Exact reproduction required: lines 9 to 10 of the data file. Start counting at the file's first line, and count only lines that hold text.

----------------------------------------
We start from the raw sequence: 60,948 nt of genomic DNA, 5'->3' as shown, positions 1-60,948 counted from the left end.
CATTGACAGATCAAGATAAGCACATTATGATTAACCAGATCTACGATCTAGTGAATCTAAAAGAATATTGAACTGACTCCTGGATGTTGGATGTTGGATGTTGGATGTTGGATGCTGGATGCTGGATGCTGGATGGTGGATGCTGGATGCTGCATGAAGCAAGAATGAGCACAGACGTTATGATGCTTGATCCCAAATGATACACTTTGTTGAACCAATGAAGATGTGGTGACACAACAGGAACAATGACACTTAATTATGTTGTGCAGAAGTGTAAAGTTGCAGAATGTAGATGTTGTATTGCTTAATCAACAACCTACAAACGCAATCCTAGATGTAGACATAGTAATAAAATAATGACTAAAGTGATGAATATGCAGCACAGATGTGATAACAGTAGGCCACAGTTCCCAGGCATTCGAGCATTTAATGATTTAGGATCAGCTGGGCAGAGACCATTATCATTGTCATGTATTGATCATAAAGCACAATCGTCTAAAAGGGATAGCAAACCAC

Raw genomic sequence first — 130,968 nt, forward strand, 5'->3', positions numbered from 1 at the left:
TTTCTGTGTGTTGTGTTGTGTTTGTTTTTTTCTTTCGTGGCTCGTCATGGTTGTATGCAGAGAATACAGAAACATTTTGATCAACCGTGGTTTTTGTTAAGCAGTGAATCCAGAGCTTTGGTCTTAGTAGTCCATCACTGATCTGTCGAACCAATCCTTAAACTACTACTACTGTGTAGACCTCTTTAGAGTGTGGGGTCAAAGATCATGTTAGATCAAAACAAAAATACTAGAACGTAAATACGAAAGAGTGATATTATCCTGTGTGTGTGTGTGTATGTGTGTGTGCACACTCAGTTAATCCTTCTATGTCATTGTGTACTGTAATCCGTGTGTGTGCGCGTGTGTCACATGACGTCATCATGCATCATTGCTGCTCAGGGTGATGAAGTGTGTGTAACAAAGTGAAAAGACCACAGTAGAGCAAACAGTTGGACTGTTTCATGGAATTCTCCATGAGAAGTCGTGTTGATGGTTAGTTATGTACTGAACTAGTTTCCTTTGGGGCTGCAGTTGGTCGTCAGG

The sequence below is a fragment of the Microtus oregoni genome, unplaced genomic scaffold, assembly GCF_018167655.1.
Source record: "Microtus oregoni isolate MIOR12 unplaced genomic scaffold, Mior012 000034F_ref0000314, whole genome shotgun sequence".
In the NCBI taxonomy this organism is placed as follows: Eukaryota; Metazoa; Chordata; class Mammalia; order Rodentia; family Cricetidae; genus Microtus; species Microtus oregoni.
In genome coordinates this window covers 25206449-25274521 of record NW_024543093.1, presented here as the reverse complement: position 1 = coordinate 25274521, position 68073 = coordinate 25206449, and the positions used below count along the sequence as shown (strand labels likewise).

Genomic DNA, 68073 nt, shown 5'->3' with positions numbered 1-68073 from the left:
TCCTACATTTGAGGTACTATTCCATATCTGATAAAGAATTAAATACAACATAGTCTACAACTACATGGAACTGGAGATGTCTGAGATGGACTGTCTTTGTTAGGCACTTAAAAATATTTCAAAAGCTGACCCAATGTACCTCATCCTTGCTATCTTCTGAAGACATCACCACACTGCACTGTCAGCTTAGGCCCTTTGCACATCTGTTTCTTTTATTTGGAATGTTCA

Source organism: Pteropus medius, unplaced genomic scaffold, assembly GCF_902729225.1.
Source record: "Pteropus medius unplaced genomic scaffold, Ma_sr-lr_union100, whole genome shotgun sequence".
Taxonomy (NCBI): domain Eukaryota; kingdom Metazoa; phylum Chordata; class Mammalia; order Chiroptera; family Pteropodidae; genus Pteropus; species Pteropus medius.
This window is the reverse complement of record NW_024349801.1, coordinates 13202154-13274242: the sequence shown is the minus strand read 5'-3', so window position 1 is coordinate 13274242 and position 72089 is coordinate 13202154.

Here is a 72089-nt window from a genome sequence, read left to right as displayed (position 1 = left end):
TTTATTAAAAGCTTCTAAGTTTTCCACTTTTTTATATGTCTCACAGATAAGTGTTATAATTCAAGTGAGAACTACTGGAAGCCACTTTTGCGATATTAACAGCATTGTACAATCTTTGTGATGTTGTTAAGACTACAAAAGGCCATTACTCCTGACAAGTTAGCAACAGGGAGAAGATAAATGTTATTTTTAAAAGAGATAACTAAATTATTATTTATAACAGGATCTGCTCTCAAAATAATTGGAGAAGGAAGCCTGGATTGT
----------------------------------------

Genomic DNA, 68073 nt, shown 5'->3' with positions numbered 1-68073 from the left:
TCCTACATTTGAGGTACTATTCCATATCTGATAAAGAATTAAATACAACATAGTCTACAACTACATGGAACTGGAGATGTCTGAGATGGACTGTCTTTGTTAGGCACTTAAAAATATTTCAAAAGCTGACCCAATGTACCTCATCCTTGCTATCTTCTGAAGACATCACCACACTGCACTGTCAGCTTAGGCCCTTTGCACATCTGTTTCTTTTATTTGGAATGTTCA